Yacht Club Site of Clambake and Canal Program
An audience that spilled out onto the elegant verandas of the Lake Hopatcong Yacht Club on Thursday, June 7, heard Joe Macasek, president of the Canal Society of New Jersey, tell stories about the historic Morris Canal. A clambake preceded the talk to a full house of area residents.
Macasek said the 102-mile canal was one of many built in the early 19th century to transport coal for the budding Industrial Revolution. Anthracite was “inconveniently located” in the mountains of Pennsylvania, Macasek said. The coal had to make it to Jersey City and New York harbor.
George Macculloch got the idea to build a canal, which was amazing considering that the elevation change over the distance is 1,167 feet. The problem was solved with 23 lift locks and 23 inclined planes. Lake Hopatcong is the highest point on the canal.
The canal as the major transportation corridor across the state was supplanted by the railroad in the 20th century, but sections of the canal remain. About 47 miles along the former canal and towpath are being repurposed as the Morris Canal Greenway. Lengths of the waterway in Lincoln Park, Montville, Denville, Rockaway, Wharton, Ledgewood, Landing, and Mount Olive are open or soon will be, Macasek reported.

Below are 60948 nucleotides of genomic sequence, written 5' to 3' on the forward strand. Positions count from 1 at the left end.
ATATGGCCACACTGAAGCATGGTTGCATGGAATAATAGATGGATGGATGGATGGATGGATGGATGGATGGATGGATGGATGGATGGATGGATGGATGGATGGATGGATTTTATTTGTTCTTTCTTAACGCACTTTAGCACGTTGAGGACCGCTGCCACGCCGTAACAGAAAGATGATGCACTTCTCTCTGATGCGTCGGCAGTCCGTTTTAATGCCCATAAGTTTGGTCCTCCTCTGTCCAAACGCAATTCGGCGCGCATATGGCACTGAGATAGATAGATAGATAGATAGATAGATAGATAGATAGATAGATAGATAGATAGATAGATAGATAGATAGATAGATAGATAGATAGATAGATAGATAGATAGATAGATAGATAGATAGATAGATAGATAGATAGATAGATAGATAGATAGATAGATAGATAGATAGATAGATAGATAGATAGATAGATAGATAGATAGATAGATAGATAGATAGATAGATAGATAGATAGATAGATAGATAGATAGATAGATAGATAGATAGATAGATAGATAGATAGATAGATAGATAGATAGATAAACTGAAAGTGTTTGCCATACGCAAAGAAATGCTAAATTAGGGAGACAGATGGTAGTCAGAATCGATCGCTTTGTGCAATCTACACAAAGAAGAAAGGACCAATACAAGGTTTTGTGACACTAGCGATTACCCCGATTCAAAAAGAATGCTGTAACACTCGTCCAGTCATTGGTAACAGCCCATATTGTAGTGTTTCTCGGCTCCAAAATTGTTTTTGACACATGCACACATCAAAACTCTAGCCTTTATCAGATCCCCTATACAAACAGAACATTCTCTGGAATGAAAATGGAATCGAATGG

One of the few sections of the canal still full of water is a stretch about half a mile long at Hugh Force Park in Wharton. A project of Wharton Borough is excavating and restoring Lock 2 East with working gates. “If they can keep water in, they will have a working lock,” noted Macasek. He said they would also like to rebuild the lock tender’s house.
Macasek had what he called a “boat story” to tell. After Hurricane Sandy, he got a call from someone in Highlands. When a house was being lifted to be above any future storm surge, it proved to be resting on the front half of a Morris Canal hinged boat.
Some research turned up a tale about a man with a clam business buying a canal boat when the waterway was abandoned. According to the story, he dug a slip and used the boat until a storm in 1934 changed the coastline and marooned the boat, the dock, and the clam business. Undeterred, the former clammer built a house over the boat.
The boat was in surprisingly good condition, so the current owner donated it to the Canal Society when the house was raised. Because the property is so narrow, the Canal Society could not get the boat out in one piece. They kept the bow together, but took some of the boat apart, carting it across the beach and down the streets of Highlands with a forklift. The forklift got it onto a flatbed and it was then transported to Waterloo Village. Once at the storage barn, the movers realized they could not slant the heavy bow to get it through the door, so it was cut it in half.
Macasek said that Earle Post of the Jersey Hills Woodcarvers (and a former Jefferson High School science teacher) is building a full-size rudder for the canal boat.
He also talked about the acquisition of a collection of more than 200 Morris Canal documents. One grants access to the Morris Canal and Banking Company between a bridge and docks on the Delaware River in Phillipsburg. A number are from the end of the canal’s useful years, including one that indicates many documents were destroyed when the former supervisor’s house in Phillipsburg, which had been leased to the state geologist, was sold for scrap. Fortunately, Macasek noted, many documents are in the state archives.